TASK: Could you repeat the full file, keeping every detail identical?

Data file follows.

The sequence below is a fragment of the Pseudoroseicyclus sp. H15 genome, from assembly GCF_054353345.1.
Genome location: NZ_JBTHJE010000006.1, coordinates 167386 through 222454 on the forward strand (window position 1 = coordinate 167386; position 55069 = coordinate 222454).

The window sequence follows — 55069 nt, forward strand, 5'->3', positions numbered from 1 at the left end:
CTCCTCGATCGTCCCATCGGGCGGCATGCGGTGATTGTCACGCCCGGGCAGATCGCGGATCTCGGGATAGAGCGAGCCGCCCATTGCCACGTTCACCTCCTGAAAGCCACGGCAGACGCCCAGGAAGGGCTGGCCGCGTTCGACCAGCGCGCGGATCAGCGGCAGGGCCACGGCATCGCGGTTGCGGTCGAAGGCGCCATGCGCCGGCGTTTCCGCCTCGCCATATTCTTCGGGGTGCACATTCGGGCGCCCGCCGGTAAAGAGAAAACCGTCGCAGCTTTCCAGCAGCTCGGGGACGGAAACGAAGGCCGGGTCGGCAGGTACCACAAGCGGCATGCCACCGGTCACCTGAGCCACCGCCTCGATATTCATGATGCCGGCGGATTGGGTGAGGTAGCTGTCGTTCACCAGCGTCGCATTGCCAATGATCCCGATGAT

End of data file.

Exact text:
The sequence below is a fragment of the Pseudoroseicyclus sp. H15 genome, from assembly GCF_054353345.1.
Genome location: NZ_JBTHJE010000006.1, coordinates 167386 through 222454 on the forward strand (window position 1 = coordinate 167386; position 55069 = coordinate 222454).

The window sequence follows — 55069 nt, forward strand, 5'->3', positions numbered from 1 at the left end:
CTCCTCGATCGTCCCATCGGGCGGCATGCGGTGATTGTCACGCCCGGGCAGATCGCGGATCTCGGGATAGAGCGAGCCGCCCATTGCCACGTTCACCTCCTGAAAGCCACGGCAGACGCCCAGGAAGGGCTGGCCGCGTTCGACCAGCGCGCGGATCAGCGGCAGGGCCACGGCATCGCGGTTGCGGTCGAAGGCGCCATGCGCCGGCGTTTCCGCCTCGCCATATTCTTCGGGGTGCACATTCGGGCGCCCGCCGGTAAAGAGAAAACCGTCGCAGCTTTCCAGCAGCTCGGGGACGGAAACGAAGGCCGGGTCGGCAGGTACCACAAGCGGCATGCCACCGGTCACCTGAGCCACCGCCTCGATATTCATGATGCCGGCGGATTGGGTGAGGTAGCTGTCGTTCACCAGCGTCGCATTGCCAATGATCCCGATGAT